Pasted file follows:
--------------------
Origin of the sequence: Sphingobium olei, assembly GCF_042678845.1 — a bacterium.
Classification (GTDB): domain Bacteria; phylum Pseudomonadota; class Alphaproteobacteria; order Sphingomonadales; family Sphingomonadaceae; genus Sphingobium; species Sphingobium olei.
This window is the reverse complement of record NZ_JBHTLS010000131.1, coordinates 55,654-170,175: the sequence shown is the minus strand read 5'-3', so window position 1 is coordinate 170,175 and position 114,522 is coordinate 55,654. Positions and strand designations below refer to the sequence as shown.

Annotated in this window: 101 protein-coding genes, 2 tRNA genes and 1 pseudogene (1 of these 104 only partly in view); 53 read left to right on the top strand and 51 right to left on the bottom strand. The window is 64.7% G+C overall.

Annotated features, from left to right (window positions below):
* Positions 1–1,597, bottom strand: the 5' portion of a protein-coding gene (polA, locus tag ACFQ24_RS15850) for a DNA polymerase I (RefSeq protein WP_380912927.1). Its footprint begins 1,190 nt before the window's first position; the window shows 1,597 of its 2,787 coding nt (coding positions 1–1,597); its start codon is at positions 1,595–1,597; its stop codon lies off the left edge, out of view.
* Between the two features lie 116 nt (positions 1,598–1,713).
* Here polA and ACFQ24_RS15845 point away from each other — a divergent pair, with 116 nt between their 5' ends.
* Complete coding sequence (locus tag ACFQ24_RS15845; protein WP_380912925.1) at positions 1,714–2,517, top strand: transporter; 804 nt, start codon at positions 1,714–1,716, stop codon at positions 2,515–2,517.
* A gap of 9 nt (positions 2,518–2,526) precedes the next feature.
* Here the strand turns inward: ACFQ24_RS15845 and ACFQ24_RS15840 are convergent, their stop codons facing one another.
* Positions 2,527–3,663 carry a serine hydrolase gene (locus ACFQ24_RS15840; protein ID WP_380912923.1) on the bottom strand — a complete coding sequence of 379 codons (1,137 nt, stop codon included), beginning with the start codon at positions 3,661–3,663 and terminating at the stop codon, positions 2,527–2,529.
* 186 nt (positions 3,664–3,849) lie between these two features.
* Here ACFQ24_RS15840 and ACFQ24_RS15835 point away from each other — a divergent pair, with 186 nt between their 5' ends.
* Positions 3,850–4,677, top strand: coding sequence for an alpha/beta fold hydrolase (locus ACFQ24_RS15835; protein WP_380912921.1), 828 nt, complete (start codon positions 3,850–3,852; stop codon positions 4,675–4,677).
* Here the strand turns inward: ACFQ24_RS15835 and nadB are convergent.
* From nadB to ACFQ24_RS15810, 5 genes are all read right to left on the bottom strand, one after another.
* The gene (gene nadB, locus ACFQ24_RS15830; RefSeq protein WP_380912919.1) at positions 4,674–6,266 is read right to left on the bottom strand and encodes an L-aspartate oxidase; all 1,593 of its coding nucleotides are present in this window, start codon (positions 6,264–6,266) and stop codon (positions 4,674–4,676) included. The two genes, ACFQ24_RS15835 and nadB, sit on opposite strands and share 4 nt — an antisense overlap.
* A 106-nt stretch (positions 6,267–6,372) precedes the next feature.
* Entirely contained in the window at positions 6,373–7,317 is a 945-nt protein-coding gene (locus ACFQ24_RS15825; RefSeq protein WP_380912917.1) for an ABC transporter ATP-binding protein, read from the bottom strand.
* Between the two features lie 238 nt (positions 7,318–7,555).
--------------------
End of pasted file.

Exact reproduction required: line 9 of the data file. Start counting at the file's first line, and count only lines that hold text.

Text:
* Complete coding sequence (locus tag ACFQ24_RS15845; protein WP_380912925.1) at positions 1,714–2,517, top strand: transporter; 804 nt, start codon at positions 1,714–1,716, stop codon at positions 2,515–2,517.